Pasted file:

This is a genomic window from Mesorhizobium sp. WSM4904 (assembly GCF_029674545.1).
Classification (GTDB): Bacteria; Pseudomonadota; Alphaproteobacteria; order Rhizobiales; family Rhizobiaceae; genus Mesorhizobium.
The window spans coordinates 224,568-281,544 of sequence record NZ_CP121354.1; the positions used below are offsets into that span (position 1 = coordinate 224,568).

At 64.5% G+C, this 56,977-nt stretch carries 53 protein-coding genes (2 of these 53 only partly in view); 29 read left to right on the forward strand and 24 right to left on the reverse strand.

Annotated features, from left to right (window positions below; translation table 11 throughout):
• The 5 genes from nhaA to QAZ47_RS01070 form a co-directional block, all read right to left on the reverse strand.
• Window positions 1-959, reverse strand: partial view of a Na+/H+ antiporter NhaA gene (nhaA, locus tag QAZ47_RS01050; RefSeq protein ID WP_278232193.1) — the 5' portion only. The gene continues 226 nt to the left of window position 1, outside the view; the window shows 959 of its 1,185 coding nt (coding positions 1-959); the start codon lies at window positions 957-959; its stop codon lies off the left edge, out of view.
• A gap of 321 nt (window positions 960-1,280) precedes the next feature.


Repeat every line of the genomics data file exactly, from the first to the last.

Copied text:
This is a genomic window from Mesorhizobium sp. WSM4904 (assembly GCF_029674545.1).
Classification (GTDB): Bacteria; Pseudomonadota; Alphaproteobacteria; order Rhizobiales; family Rhizobiaceae; genus Mesorhizobium.
The window spans coordinates 224,568-281,544 of sequence record NZ_CP121354.1; the positions used below are offsets into that span (position 1 = coordinate 224,568).

At 64.5% G+C, this 56,977-nt stretch carries 53 protein-coding genes (2 of these 53 only partly in view); 29 read left to right on the forward strand and 24 right to left on the reverse strand.

Annotated features, from left to right (window positions below; translation table 11 throughout):
• The 5 genes from nhaA to QAZ47_RS01070 form a co-directional block, all read right to left on the reverse strand.
• Window positions 1-959, reverse strand: partial view of a Na+/H+ antiporter NhaA gene (nhaA, locus tag QAZ47_RS01050; RefSeq protein ID WP_278232193.1) — the 5' portion only. The gene continues 226 nt to the left of window position 1, outside the view; the window shows 959 of its 1,185 coding nt (coding positions 1-959); the start codon lies at window positions 957-959; its stop codon lies off the left edge, out of view.
• A gap of 321 nt (window positions 960-1,280) precedes the next feature.